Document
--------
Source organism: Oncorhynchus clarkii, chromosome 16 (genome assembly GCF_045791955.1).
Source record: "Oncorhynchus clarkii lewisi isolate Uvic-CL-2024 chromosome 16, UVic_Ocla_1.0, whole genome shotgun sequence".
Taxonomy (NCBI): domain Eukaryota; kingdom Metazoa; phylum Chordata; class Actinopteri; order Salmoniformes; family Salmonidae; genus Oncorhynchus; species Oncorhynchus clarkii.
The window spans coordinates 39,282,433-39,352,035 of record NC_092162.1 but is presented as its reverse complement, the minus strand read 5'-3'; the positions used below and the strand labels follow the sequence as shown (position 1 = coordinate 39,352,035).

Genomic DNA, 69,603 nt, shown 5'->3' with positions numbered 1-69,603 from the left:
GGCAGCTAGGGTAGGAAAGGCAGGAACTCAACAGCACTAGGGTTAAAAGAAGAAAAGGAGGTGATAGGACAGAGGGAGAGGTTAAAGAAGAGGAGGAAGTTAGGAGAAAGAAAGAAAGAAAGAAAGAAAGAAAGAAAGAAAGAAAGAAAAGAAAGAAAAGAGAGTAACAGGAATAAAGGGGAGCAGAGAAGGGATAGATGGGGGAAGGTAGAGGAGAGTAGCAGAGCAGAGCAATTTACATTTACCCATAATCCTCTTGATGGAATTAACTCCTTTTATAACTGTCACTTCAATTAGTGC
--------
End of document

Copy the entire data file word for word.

Source organism: Oncorhynchus clarkii, chromosome 16 (genome assembly GCF_045791955.1).
Source record: "Oncorhynchus clarkii lewisi isolate Uvic-CL-2024 chromosome 16, UVic_Ocla_1.0, whole genome shotgun sequence".
Taxonomy (NCBI): domain Eukaryota; kingdom Metazoa; phylum Chordata; class Actinopteri; order Salmoniformes; family Salmonidae; genus Oncorhynchus; species Oncorhynchus clarkii.
The window spans coordinates 39,282,433-39,352,035 of record NC_092162.1 but is presented as its reverse complement, the minus strand read 5'-3'; the positions used below and the strand labels follow the sequence as shown (position 1 = coordinate 39,352,035).

Genomic DNA, 69,603 nt, shown 5'->3' with positions numbered 1-69,603 from the left:
GGCAGCTAGGGTAGGAAAGGCAGGAACTCAACAGCACTAGGGTTAAAAGAAGAAAAGGAGGTGATAGGACAGAGGGAGAGGTTAAAGAAGAGGAGGAAGTTAGGAGAAAGAAAGAAAGAAAGAAAGAAAGAAAGAAAGAAAGAAAGAAAAGAAAGAAAAGAGAGTAACAGGAATAAAGGGGAGCAGAGAAGGGATAGATGGGGGAAGGTAGAGGAGAGTAGCAGAGCAGAGCAATTTACATTTACCCATAATCCTCTTGATGGAATTAACTCCTTTTATAACTGTCACTTCAATTAGTGC